Legend says that Antonio Bay was built in 1880 with blood money obtained from shipwrecked lepers but no one believes it. On the eve of the town's centennial many plan to attend the celebrations, including the murdered lepers.
The inhabitants of Antonio Island, off the coast of Oregon, are about to unveil a statue honoring the four men (Castle, Wayne, Williams and Malone) who founded their town in 1871. Nick ... See full summary »
The centenary of the small seaside town of Antonio Bay, California is approaching. One hundred years ago, the wealthy leper Blake bought the clipper ship Elizabeth Dane and sailed with his people to form a leper colony. However, while sailing through a thick fog, they were deliberately misguided by a campfire onshore, steering the course of the ship toward the light and crashing her against the rocks. While the townsfolk prepare to celebrate, the victims of this heinous crime that the town's founding fathers committed rise from the sea to claim retribution. Under cover of the fog, they carry out their vicious attacks, searching for what is rightly theirs. Written by
Mark Harding <firstname.lastname@example.org>
When Father Malone first discovers the journal he glances at the title page, then flips to an open page of text that is partially blocked, and seen only for a split second. The visible portion reads (with spelling errors): "[something something] my college education to work writing dumb shit in this fucking movies props, Being one. It's time to bring in the the words guide or the big tits, tatoos and shaved beavers. I know horny cked]s would go cked] some of that". See more »
Early in the movie, when Father Malone is drinking at his desk, he pours a glass of wine. Before he realizes that Bennett has left his radio the wine bottled is uncorked. When the camera moves to the other angle and he picks up the radio to chase Bennett down, the bottle is uncorked. See more »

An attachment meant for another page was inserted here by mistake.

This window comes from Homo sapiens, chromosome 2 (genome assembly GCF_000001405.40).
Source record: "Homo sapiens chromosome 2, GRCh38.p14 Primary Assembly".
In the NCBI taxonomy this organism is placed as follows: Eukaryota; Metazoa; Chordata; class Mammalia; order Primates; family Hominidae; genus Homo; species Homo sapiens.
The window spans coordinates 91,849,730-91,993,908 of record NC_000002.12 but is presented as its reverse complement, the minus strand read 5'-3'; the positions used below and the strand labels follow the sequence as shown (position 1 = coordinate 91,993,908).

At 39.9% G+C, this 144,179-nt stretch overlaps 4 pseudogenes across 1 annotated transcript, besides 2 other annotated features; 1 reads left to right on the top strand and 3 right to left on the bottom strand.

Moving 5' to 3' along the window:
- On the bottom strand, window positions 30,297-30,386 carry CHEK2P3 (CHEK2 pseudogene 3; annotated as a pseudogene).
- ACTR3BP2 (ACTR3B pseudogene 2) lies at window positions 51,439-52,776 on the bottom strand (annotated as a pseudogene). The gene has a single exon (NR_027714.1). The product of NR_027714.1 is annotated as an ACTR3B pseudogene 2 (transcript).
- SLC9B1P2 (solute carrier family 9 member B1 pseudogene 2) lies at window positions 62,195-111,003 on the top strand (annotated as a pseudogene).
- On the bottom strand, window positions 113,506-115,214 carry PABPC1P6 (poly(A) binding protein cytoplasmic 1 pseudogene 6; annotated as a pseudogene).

I don't know what happened to Antonio Bay tonight. Something came out of the fog and tried to destroy us. In one moment, it vanished. But if this has been anything but a nightmare, and if we don't wake up to find ourselves safe in our beds, it could come again. To the ships at sea who can hear my voice, look across the water, into the darkness. Look for the fog.
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"Scary then and still scary now." That's what a lot of people say about this movie, and I have no argument against that. I'm not particularly a fan of "ghost stories" but this is well done and still looks good, which is why they keep coming out with DVDs on this film and a recent re-make. It's a classic.
Unfortunately, the re-make didn't have the cast this film had. Ladies go first in this "original" with Adrienne Barbeau in the lead as "Stevie Wayne," a small- town disc-jockey whose studio is a lighthouse. "Wayne" has a sexy voice that complements the story and adds a nice touch to it. Then there's the real life mother-daughter duo of Janet Leigh and Jamie Lee Curtis. The male lead is played by someone I am not familiar with, Charles Cyphers, but he does a fine job. John Houseman gets good billing here but he's only in the film the first three minutes!
The "star" of this film, however, is the silvery, luminescent fog....a special-effect that was eerie 25 years ago and still has that effect. The films only lasts 90 minutes to the story zips by, the violence is effective but not overdone and the suspense is terrific. The only annoying aspect of the film is the typically-weird theology mumbo-jumbo with another weak priest (Hal Holbrook, in this case) shown. Hollywood loves showing priests who are pathetic. The rest of the movie is fun to watch.
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